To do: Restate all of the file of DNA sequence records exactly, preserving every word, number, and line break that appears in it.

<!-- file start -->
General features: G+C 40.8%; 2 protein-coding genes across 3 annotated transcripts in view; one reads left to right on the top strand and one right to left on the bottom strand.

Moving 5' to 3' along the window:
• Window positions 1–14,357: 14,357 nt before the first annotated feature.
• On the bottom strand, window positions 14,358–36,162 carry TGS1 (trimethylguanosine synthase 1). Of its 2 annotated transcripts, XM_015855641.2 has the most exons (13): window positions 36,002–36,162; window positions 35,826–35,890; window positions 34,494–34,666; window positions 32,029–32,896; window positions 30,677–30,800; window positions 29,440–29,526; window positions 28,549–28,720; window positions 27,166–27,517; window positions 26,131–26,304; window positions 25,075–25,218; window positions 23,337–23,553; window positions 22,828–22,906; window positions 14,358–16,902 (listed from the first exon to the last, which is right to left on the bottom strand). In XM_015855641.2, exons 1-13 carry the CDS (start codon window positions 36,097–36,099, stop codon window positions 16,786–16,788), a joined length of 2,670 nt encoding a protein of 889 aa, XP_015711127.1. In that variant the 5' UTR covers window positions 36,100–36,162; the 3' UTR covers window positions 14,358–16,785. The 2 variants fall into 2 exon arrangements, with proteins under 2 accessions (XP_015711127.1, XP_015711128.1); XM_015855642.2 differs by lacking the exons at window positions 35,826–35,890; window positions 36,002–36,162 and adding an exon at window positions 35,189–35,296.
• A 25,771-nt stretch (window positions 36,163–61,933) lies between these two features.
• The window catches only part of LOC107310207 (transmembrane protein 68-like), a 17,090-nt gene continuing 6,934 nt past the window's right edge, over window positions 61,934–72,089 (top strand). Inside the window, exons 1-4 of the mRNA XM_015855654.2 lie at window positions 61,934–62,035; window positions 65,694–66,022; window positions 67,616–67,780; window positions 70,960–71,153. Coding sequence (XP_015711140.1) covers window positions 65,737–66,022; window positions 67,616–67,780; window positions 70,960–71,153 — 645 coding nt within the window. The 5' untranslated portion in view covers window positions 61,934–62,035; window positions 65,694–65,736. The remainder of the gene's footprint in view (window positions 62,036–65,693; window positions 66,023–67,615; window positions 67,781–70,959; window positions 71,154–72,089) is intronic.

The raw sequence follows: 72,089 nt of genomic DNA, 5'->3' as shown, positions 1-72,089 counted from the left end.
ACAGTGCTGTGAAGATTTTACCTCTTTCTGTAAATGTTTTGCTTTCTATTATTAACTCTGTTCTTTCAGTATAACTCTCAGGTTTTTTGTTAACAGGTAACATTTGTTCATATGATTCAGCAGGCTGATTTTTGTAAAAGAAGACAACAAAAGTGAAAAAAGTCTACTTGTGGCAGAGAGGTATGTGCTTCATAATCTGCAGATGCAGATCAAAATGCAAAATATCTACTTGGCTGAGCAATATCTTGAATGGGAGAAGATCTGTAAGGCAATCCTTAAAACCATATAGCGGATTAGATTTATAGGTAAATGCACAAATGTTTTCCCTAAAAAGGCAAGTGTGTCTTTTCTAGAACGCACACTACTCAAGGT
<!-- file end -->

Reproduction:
General features: G+C 40.8%; 2 protein-coding genes across 3 annotated transcripts in view; one reads left to right on the top strand and one right to left on the bottom strand.

Moving 5' to 3' along the window:
• Window positions 1–14,357: 14,357 nt before the first annotated feature.
• On the bottom strand, window positions 14,358–36,162 carry TGS1 (trimethylguanosine synthase 1). Of its 2 annotated transcripts, XM_015855641.2 has the most exons (13): window positions 36,002–36,162; window positions 35,826–35,890; window positions 34,494–34,666; window positions 32,029–32,896; window positions 30,677–30,800; window positions 29,440–29,526; window positions 28,549–28,720; window positions 27,166–27,517; window positions 26,131–26,304; window positions 25,075–25,218; window positions 23,337–23,553; window positions 22,828–22,906; window positions 14,358–16,902 (listed from the first exon to the last, which is right to left on the bottom strand). In XM_015855641.2, exons 1-13 carry the CDS (start codon window positions 36,097–36,099, stop codon window positions 16,786–16,788), a joined length of 2,670 nt encoding a protein of 889 aa, XP_015711127.1. In that variant the 5' UTR covers window positions 36,100–36,162; the 3' UTR covers window positions 14,358–16,785. The 2 variants fall into 2 exon arrangements, with proteins under 2 accessions (XP_015711127.1, XP_015711128.1); XM_015855642.2 differs by lacking the exons at window positions 35,826–35,890; window positions 36,002–36,162 and adding an exon at window positions 35,189–35,296.
• A 25,771-nt stretch (window positions 36,163–61,933) lies between these two features.
• The window catches only part of LOC107310207 (transmembrane protein 68-like), a 17,090-nt gene continuing 6,934 nt past the window's right edge, over window positions 61,934–72,089 (top strand). Inside the window, exons 1-4 of the mRNA XM_015855654.2 lie at window positions 61,934–62,035; window positions 65,694–66,022; window positions 67,616–67,780; window positions 70,960–71,153. Coding sequence (XP_015711140.1) covers window positions 65,737–66,022; window positions 67,616–67,780; window positions 70,960–71,153 — 645 coding nt within the window. The 5' untranslated portion in view covers window positions 61,934–62,035; window positions 65,694–65,736. The remainder of the gene's footprint in view (window positions 62,036–65,693; window positions 66,023–67,615; window positions 67,781–70,959; window positions 71,154–72,089) is intronic.

The raw sequence follows: 72,089 nt of genomic DNA, 5'->3' as shown, positions 1-72,089 counted from the left end.
ACAGTGCTGTGAAGATTTTACCTCTTTCTGTAAATGTTTTGCTTTCTATTATTAACTCTGTTCTTTCAGTATAACTCTCAGGTTTTTTGTTAACAGGTAACATTTGTTCATATGATTCAGCAGGCTGATTTTTGTAAAAGAAGACAACAAAAGTGAAAAAAGTCTACTTGTGGCAGAGAGGTATGTGCTTCATAATCTGCAGATGCAGATCAAAATGCAAAATATCTACTTGGCTGAGCAATATCTTGAATGGGAGAAGATCTGTAAGGCAATCCTTAAAACCATATAGCGGATTAGATTTATAGGTAAATGCACAAATGTTTTCCCTAAAAAGGCAAGTGTGTCTTTTCTAGAACGCACACTACTCAAGGT